My dearest friends
I never thought I would be able to write these words again, but I greet you from the road! I have flown the coop! I am stretching my wings like the dove – hopefully not the raven – that Noah sent out from the ark to see if the world is safe yet. Consider this newsletter an olive branch from my beak.
Of course, I have been entering the Daily Delights on the website every day, a practice I find increasingly helpful. It’s helpful in dark times, because what you focus on is what colours your mind, but also in times like now, when all is bright and light again, because it helps to slow down the parade of delight, to fix in your mind that which will take shape and linger. It gives shape to experience and anchors you more firmly to the source. Do feel free to join in.
And as usual, if you know anyone you think would enjoy this newsletter, do let them know. The subscriber list is edging closer to the five-figure mark, and I enjoy hearing from each and every one of you.
(Also, as usual, just a reminder that any text in the newsletter in bold blue is a clickable link to the column or video or whatever the text is referring to.)
1. This week’s letter from me to you:
“Other than a bargain, there is nothing in life I love quite so much as a loophole, and Egypt is the last good loophole left open.”
2. This week’s selection from the archives:
“One day when I’d had enough of it all I could just coat my entire body in gold paint, leaving no open space for respiration, like Shirley Eaton in the movie of Goldfinger, and slip away in my sleep in a manner of passing both peaceful and artistically pleasing.”
Just because this was the last thing I wrote from the last time I was in Greece, and it is good to be reminded that life and travel is about making the most of what’s there, and that it isn’t supposed to be smooth, or easy, or fair.
3. I’m reading:
1. A Theatre for Dreamers – Polly Samson
My friend Nicole recommended this novel, and what a summertime delight. Set on the island of Hydra in the years that Leonard Cohen was infesting it (the years before his fame, when he was twangling his guitar and being grave and oiling up to the ladies), its gaze is more levelly focused on the Australian writer Charmian Clift and her husband George Johnston and the small community of artists and deadbeats that they gathered around themselves.
2. FallingStarRisingTide – Phillip Hoare
This is one of those unclassifiable books that people tend to hesitate before recommending to their friends because they can’t say what it is, exactly, and are afraid to run the risk of seeming vague or pretentious. Is it a meditation on the power of the sea in the lives and imaginations of human beings? Is it a nature book? A memoir? A nature memoir? Is it about David Bowie and aliens and whales and art and fluid sexuality? I don’t know.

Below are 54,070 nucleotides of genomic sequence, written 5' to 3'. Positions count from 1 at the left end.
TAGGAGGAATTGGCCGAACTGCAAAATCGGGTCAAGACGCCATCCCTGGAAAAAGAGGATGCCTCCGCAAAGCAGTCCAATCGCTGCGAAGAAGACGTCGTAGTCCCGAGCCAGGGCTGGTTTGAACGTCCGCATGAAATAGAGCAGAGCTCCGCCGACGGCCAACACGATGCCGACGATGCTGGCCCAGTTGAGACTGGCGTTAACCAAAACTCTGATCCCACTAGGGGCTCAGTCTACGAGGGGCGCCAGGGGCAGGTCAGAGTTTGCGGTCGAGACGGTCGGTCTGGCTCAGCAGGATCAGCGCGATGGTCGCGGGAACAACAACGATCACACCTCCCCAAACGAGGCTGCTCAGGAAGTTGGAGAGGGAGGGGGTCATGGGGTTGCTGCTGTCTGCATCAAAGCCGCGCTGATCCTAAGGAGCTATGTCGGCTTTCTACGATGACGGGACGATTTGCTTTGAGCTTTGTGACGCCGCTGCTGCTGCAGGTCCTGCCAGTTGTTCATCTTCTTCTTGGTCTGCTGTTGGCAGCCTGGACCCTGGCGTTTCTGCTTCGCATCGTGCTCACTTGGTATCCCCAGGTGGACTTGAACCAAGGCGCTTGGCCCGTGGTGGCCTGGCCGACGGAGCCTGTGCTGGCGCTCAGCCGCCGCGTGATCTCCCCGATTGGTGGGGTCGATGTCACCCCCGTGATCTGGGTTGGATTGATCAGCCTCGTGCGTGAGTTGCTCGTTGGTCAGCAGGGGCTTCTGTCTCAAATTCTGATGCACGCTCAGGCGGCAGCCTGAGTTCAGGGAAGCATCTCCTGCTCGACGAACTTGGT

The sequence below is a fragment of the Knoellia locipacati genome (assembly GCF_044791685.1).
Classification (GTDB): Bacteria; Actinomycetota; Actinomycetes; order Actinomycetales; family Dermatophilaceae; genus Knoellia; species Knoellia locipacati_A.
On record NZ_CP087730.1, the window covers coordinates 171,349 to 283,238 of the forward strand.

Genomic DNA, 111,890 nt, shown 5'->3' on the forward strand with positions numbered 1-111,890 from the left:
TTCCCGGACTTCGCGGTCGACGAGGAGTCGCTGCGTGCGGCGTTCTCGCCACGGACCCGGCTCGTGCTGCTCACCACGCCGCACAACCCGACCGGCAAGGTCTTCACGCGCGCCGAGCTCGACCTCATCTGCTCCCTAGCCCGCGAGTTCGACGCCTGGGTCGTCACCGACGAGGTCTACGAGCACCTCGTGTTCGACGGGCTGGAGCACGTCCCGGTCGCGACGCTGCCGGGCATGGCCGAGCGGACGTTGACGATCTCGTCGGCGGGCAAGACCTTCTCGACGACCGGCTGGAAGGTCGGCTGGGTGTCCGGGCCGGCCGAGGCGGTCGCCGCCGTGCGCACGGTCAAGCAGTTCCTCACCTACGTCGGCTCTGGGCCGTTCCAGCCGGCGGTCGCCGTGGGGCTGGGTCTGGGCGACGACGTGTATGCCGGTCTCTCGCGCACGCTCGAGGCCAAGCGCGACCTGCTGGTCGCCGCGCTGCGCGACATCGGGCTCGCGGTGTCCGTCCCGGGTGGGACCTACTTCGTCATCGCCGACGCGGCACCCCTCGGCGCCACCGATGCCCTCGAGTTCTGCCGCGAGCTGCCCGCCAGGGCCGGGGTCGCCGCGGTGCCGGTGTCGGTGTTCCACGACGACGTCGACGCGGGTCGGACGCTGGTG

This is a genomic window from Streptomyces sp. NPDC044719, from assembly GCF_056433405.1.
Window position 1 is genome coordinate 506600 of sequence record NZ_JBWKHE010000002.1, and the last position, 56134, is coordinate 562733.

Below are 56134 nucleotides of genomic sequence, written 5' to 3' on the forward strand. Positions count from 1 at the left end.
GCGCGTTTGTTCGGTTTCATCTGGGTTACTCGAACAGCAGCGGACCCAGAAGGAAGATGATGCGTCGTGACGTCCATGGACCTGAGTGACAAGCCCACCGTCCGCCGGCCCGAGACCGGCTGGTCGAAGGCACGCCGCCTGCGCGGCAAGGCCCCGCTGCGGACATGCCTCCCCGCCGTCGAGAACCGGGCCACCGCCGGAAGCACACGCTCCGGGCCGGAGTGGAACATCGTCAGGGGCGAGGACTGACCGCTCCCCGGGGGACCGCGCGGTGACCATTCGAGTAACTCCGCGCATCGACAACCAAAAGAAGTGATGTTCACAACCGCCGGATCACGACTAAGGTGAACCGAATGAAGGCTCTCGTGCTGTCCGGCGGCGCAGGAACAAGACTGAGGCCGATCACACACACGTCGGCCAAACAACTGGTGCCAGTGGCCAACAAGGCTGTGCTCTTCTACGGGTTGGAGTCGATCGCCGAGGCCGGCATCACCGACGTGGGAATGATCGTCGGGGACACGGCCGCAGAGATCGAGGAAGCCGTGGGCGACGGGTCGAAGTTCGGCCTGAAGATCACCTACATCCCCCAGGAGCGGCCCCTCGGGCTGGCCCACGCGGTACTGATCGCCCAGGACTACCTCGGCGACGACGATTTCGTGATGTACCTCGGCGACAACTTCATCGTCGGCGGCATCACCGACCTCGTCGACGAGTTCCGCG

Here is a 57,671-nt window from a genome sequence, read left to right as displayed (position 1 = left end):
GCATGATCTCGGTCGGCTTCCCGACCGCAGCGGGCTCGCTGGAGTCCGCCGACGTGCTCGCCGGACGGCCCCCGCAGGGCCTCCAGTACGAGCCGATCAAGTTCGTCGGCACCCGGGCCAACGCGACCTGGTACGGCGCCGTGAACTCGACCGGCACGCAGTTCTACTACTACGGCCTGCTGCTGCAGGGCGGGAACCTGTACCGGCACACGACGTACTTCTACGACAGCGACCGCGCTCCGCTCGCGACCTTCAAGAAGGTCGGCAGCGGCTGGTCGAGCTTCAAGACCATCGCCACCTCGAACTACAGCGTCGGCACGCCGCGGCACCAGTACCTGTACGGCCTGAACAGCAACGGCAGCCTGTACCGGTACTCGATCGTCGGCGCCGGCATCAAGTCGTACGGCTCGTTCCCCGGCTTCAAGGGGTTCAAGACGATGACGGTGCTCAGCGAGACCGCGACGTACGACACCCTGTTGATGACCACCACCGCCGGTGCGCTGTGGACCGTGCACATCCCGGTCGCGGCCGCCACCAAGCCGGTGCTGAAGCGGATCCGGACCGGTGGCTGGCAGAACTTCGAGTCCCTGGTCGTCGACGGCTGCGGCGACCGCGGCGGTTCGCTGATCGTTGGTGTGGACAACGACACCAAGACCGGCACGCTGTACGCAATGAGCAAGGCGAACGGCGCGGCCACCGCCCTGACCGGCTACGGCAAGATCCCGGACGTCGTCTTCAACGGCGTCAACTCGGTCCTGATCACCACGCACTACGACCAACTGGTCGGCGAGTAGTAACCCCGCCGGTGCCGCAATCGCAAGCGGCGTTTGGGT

3. The Karla Trilogy – John le Carre
One great big beach-omnibus of Tinker, Tailor, Soldier, Spy, followed by The Honourable Schoolboy and then Smiley’s People: the three-part slo-mo epic battle between George Smiley of British Intelligence and his mysterious and unreachable Russian nemesis, Karla. But really, the books are Le Carre’s troubled and prophetic meditation on an England and perhaps a West in material and moral decline. “We do what we do in defense of the reasonable man,” intelligence analyst Connie Sachs tries to remind herself. “Not because we are English, but because we are reasonable. And we must remain so.”
4. The Corfu trilogy – Gerald Durrell
I haven’t read Gerald Durrell since I was the age of the young Gerald in the books. What a dream of childhood it was, back then: the island idyll, untroubled by worries of war or the world or money, without authority figures or punishments, surrounded by an exasperating and loving family, filled with creatures that do no harm, animals with personalities and inner lives, like sweeter versions of human beings. Almost all imaginary, of course, but what a gift to a ten-year-old child to be offered a dream of childhood, one painted so brightly and with such determined good nature and enthusiasm that, looking back, it lent its dewy golden aura to his own childhood.
4. I’m watching:
The wifi here in Egypt is barely strong enough to send out this newsletter, far less watch anything, and that has been all the better – it has been something of a joy to spend a fortnight without screens, rocking gently on the waves of books and the real world, but I do commend these to you:
1. Hedgehog in the Fog (Yuri Norstein, 1975).
The Russian animation studio SoyuzMultfilm started in the 1930s, partially as a response to the Walt Disney cartoons. Their animations are gentle, melancholic, slightly disturbing and dreamlike stories with no American obligations to sentiment or commercial neatness or even necessarily happy endings. They are small weird fragments of childhood itself, and perhaps the most famous is Hedgehog in the Fog, in which a little hedgehog, on his way to his friend the bear’s home to sit around a fire of juniper wood, counting the stars in the sky, is led by his curiosity into a low-lying fog. It’s only ten minutes long and I have been watching it over and over: try it yourself.